As early as the beginning of 2015, Britton said, her Medicaid patients with the virus outside of the prison were receiving the treatment but she was not yet given the go-ahead by the prison.
In 2014, 2015 and 2016 — the years from when the drug was federally approved and when it was first prescribed for inmates in Louisiana state prisons —15 inmates died of complications associated with Hepatitis C at Elayn Hunt Correctional Center, according to records from the Department of Corrections.
However, data from 2017 and 2018 showed that in those years — after the prison's policy took effect for administering the new Hepatitis C treatment to some of the sickest patients — 10 inmates died at Elayn Hunt of complications that appear to be linked the virus, corrections data showed.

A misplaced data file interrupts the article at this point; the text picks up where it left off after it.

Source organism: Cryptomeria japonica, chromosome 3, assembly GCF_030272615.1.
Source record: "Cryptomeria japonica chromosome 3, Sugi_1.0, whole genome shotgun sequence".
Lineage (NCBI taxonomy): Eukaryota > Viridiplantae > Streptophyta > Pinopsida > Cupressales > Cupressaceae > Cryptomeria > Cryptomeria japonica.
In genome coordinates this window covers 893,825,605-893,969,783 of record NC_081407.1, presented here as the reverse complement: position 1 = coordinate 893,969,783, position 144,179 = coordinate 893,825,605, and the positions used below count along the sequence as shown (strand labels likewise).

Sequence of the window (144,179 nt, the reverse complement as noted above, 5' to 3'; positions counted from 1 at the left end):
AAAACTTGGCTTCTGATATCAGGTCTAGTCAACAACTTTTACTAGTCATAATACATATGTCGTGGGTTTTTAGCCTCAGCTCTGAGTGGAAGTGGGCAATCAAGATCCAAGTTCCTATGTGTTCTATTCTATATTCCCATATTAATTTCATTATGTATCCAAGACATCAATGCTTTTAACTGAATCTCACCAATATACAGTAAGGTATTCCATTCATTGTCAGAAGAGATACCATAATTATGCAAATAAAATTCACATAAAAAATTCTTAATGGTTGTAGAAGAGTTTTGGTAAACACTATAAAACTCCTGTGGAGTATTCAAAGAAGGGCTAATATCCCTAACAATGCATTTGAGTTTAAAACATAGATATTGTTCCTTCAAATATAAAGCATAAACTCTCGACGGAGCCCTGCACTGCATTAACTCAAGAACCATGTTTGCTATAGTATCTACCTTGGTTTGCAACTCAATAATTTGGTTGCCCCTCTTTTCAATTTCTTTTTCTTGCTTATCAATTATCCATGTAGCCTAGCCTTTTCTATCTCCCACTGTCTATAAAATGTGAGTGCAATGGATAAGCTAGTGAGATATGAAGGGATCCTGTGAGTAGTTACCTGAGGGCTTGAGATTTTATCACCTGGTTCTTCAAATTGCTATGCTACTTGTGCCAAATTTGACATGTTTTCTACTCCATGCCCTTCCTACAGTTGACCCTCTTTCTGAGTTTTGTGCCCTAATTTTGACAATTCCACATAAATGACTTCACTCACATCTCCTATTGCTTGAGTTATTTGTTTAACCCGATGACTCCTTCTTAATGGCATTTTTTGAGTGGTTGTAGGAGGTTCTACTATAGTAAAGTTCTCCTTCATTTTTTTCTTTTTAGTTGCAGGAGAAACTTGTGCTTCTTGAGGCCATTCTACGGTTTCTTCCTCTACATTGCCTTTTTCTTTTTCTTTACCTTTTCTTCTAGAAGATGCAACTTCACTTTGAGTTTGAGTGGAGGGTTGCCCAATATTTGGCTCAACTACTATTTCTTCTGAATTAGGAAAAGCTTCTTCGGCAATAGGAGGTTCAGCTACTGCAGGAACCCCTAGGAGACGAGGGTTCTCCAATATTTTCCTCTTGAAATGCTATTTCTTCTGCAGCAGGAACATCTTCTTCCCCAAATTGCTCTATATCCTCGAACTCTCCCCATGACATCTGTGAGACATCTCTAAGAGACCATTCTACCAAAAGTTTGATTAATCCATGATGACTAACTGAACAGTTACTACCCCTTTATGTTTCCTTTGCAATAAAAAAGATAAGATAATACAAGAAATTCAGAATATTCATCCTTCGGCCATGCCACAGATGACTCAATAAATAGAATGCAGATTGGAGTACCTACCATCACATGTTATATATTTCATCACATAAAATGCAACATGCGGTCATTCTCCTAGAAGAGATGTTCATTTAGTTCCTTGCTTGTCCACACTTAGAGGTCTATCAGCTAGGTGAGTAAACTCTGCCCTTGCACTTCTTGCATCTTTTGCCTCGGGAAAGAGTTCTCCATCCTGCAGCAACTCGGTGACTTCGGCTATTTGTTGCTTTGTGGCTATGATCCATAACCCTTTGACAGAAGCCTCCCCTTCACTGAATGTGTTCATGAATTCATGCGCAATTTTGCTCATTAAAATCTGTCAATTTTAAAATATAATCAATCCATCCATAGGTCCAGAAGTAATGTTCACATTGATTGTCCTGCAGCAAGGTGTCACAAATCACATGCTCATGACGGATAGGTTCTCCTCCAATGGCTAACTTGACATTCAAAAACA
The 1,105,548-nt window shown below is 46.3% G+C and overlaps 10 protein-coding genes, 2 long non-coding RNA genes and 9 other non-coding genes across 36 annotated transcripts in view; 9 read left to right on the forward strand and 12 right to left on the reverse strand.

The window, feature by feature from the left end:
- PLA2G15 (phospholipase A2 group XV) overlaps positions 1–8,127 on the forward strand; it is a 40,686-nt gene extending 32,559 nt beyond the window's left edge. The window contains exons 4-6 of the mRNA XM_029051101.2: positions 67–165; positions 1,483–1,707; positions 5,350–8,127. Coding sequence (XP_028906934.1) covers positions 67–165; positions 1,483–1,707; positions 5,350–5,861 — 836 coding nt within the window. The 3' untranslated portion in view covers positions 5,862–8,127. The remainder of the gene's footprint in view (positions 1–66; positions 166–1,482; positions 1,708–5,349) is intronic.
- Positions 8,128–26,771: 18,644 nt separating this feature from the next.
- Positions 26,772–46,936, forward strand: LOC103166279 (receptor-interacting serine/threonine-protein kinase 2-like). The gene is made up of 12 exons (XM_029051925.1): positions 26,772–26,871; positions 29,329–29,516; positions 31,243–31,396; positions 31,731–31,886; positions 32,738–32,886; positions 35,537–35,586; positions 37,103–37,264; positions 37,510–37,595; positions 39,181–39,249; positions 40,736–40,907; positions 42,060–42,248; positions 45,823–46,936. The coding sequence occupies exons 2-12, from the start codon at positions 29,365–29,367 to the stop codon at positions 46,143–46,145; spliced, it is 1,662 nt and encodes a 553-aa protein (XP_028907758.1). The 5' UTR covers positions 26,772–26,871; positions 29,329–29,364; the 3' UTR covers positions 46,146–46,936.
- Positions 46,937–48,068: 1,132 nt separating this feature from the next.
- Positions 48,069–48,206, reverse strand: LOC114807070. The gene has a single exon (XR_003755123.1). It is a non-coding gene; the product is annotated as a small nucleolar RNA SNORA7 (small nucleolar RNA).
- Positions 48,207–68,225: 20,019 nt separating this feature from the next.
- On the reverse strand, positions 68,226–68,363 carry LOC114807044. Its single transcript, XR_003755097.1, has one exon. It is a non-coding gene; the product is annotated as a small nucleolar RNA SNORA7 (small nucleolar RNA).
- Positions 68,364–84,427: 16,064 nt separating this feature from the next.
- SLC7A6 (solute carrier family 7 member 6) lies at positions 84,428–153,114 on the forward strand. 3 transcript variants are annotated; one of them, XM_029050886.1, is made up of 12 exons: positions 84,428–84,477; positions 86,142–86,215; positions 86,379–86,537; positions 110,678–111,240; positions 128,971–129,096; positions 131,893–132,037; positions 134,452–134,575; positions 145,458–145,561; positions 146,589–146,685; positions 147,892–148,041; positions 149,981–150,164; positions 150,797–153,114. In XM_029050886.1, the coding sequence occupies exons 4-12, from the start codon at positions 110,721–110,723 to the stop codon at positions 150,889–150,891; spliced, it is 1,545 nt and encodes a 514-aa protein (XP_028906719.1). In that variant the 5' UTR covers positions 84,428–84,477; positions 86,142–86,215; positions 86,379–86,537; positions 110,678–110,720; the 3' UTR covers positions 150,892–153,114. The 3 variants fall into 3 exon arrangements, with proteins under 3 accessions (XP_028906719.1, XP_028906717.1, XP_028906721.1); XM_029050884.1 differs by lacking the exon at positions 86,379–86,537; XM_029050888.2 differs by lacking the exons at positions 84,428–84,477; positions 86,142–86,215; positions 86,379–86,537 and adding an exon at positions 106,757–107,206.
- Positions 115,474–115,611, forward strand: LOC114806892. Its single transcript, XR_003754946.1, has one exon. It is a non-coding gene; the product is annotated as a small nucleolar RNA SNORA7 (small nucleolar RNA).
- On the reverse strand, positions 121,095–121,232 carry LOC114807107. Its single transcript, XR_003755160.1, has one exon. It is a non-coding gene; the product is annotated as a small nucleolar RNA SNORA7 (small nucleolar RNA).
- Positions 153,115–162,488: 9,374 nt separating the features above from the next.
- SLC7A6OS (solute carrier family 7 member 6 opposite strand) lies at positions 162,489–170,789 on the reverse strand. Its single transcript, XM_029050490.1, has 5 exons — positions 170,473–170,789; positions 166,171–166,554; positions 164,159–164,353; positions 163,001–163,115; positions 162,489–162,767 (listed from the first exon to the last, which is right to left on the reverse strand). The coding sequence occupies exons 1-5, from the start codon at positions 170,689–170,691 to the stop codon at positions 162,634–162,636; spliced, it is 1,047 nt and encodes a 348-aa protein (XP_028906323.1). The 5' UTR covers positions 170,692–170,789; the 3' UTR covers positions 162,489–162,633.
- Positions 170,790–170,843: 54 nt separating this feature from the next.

Corrections spokesman Ken Pastorick noted that no one dies directly of Hepatitis C, so their medical staff had to determine which cases were due to complications that may be associated with the virus. It is unclear how many inmates housed at other prisons died of Hepatitis C during this time period.
State corrections officials declined to provide the names of the inmates who died of complications associated with Hepatitis C, and therefore The Advocate could not request their autopsies.
“Plaintiff strongly believes that the defendant would rather let Plaintiff continue to suffer until some affordable treatment is made available which clearly means that this defendant has chosen to save the State money rather than to save plaintiff’s life," one of the lawsuits says.